This has been documented so many times in so many ways that it seems odd to dispute it.

    ” But what I really object to is the accusation of selfishness.”

    But The Victors, The Class Warfare Winners shamelessly boast of their greed and selfishness, even claiming that it’s a Good Thing.

    ” The intergenerational transfer of wealth seems far more selfish to me.”

    By which, one would think, you must mean the indebtedness incurred by BushCo to fight his ego wars and hand out Big Tax Gifts to his friends, the Havemores. After all, he handed his successors a $5trillion debt increase upon leaving office, plus saddling us with a $192billion/year mideast war expenditure.

    ” We’re living beyond our means and leaving the debt to our children.”

    Speak for yourself. Are you one of those spending crazy nuts who favors expensive wars abroad and big handouts to failing US businesses?

  • It’s the free enterprise spirit, JW, Baronius’s true God.

    And there’s no injustice in his order of things. We just reap our just rewards for being less adept and agile than those whose sole purpose on earth is to accumulate wealth. God wants us wealthy and prosperous, and those who fail to measure up are obviously deficient and are due for hard schooling to sharpen their sense of personal responsibility demanded of all productive members of society. And if they insist on being poor, they are damned.

    Protestant ethics, Catholic edition.

  • Glenn Contrarian

    Baronius –

    “I reject your argument that there’s a transfer of wealth from poor to rich.”

    Then why is it that the divide between the richest and the poorest is greater now than even during the Depression? Why is it that in the past decade, the ultra-rich have made record profits…while during the Bush administration the average household income for the American middle-class family actually went DOWN?

  • Baronius

    John, by my calculations, Bush overspent by $2 billion in 8 years. Obama has overspent by $1.4 billion in 1. That’s a 460% increase in deficit spending.

    Alternately, the deficits of the 12 years of Republican control of Congress (1995-2006) total $1.25 billion, whereas in the last three years, the Democratic Congresses have added more than $2 billion. That would be 6.4x as much per year.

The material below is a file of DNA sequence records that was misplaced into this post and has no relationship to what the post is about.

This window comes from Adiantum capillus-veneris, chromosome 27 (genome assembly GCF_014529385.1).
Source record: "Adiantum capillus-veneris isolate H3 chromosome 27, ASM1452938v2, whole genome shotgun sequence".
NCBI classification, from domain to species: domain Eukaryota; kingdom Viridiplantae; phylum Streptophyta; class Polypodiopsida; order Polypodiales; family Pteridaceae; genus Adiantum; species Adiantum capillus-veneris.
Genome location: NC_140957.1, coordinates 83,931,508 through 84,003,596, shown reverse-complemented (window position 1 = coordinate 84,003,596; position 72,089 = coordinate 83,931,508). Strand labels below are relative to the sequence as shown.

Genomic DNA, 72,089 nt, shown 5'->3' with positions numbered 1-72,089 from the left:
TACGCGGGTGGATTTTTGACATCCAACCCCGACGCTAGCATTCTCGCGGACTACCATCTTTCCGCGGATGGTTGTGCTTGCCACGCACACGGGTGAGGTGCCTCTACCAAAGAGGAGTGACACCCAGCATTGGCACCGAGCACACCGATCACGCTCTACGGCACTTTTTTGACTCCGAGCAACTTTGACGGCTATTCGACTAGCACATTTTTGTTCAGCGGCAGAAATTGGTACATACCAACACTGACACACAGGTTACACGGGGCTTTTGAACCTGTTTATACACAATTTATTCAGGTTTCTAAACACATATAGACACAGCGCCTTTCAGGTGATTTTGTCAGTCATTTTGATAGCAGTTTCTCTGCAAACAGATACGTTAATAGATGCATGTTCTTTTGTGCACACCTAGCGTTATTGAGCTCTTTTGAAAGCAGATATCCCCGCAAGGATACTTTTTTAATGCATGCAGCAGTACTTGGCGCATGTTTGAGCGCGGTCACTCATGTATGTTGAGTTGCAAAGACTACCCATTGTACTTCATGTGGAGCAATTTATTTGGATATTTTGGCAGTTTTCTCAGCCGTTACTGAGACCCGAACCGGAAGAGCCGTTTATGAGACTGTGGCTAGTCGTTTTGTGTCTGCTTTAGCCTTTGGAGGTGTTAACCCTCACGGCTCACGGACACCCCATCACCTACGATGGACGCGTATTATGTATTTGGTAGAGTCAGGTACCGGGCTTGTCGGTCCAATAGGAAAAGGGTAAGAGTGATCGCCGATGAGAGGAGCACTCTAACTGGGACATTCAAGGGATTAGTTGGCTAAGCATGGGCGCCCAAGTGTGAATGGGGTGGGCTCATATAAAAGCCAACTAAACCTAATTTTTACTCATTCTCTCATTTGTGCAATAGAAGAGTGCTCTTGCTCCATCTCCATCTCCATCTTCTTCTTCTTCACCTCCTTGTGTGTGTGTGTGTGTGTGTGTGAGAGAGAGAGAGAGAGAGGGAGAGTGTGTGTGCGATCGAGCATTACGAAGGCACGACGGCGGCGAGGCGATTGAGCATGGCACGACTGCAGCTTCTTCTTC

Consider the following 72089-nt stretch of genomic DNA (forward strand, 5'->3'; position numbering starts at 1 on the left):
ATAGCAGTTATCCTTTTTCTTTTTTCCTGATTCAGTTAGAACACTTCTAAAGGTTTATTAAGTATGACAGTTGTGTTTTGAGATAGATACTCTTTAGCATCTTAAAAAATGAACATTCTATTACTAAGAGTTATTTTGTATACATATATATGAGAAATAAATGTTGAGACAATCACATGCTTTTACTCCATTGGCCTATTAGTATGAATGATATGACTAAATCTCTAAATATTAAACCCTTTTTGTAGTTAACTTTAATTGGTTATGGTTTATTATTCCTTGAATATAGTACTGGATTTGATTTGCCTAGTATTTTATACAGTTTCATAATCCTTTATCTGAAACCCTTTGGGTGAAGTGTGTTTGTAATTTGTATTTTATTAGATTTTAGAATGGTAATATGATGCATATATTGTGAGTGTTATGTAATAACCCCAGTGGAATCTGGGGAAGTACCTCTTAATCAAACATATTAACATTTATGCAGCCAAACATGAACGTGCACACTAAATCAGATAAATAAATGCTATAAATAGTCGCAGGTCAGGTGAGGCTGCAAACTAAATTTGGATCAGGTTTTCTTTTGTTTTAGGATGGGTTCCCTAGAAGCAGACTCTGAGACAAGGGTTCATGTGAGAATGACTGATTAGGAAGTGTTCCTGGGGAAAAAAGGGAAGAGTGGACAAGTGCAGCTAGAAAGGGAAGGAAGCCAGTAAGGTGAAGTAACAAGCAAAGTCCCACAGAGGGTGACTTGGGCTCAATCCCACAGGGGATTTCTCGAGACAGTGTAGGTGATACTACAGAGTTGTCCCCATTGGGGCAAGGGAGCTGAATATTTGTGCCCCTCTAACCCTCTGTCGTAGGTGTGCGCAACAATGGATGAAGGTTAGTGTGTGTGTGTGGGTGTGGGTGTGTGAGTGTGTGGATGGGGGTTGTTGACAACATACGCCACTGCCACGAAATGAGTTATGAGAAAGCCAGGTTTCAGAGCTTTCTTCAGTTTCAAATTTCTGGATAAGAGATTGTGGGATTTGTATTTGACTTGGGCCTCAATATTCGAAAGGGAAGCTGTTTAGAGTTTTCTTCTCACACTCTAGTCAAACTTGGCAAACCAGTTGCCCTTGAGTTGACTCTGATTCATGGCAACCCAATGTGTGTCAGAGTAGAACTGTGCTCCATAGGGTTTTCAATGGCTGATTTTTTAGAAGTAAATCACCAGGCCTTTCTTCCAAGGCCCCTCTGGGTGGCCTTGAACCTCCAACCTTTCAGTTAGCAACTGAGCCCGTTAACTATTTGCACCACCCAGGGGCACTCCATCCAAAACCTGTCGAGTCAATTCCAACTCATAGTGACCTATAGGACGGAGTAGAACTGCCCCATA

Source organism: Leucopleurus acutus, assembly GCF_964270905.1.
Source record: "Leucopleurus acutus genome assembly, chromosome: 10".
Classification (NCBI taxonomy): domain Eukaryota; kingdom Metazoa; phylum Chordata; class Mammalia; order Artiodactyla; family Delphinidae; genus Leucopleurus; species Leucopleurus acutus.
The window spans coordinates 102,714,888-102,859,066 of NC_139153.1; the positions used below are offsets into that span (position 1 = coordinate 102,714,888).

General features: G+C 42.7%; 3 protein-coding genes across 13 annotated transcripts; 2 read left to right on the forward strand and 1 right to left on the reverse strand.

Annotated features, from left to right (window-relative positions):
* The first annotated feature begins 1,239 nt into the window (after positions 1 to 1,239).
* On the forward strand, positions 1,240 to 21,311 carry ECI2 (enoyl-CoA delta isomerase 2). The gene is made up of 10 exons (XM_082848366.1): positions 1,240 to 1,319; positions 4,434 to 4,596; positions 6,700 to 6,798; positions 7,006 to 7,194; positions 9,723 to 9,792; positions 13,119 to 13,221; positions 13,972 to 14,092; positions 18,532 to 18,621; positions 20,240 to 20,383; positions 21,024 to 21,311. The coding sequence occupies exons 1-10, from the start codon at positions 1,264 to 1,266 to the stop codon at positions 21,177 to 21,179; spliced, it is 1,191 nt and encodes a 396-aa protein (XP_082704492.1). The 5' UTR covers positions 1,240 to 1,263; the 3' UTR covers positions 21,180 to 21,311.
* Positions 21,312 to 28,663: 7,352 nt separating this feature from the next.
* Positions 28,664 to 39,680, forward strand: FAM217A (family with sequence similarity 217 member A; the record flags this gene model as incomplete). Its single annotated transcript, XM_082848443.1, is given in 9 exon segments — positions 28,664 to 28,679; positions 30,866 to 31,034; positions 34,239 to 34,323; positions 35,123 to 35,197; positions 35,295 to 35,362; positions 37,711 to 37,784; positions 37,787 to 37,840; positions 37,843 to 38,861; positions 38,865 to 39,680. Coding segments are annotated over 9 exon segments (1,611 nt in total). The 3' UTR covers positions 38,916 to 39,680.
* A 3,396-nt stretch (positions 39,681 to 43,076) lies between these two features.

These are raw numbers, and you should take inflation into account, although the rate of inflation over these periods has been low. I was critical of Bush and the Republicans at the time, and I still am critical of them, for spending as much as they did. But we’ve jumped to a completely different scale of deficit spending in the past couple of years.

    Anther statistic, since I’m on the CBO site: Defense spending as a percentage of GDP is still lower than it was in the Carter years.

  • Baronius

    Yes, Roger, that’s exactly what I believe.

  • Clavos

    “A transfer of wealth,” in whatever direction, assumes there is a finite amount of wealth, when in fact, the nation’s total wealth, until recently, has been steadily growing for decades.

    So, no, there isn’t a transfer of wealth from poor to rich. For one thing, the poor don’t control enough wealth to make a significant enough transfer to even show up in the data; that’s why they are the poor.

    What IS happening, is that the wealthy are accumulating wealth at a much greater pace than the middle and lower classes, especially since the recession began.

    That, however, is neither unusual nor unprecedented; wealth begets wealth.

  • It was a caricature, Baronius.

  • Mark

    “A transfer of wealth,” in whatever direction, assumes there is a finite amount of wealth…

    This argument doesn’t really apply here, does it Clavos — you could be producing new wealth and transferring it right off all the time…which is exactly what workers who create wealth do.

  • Clavos

    Mmmm, I think you’re stretching the concept of “transferring,” here Mark. The workers create wealth, true, but do so in a milieu created for that purpose (the enterprise in which they work) by the capitalist. Without the capitalist’s investment’s the enterprise would not exist, and neither would the workers’ opportunity to work and create wealth.

    The workers receive a portion of the wealth thus created (their wages), but the remainder rightfully belongs to the entity (the investor, whether public or private) who provides the means for the wealth to be created.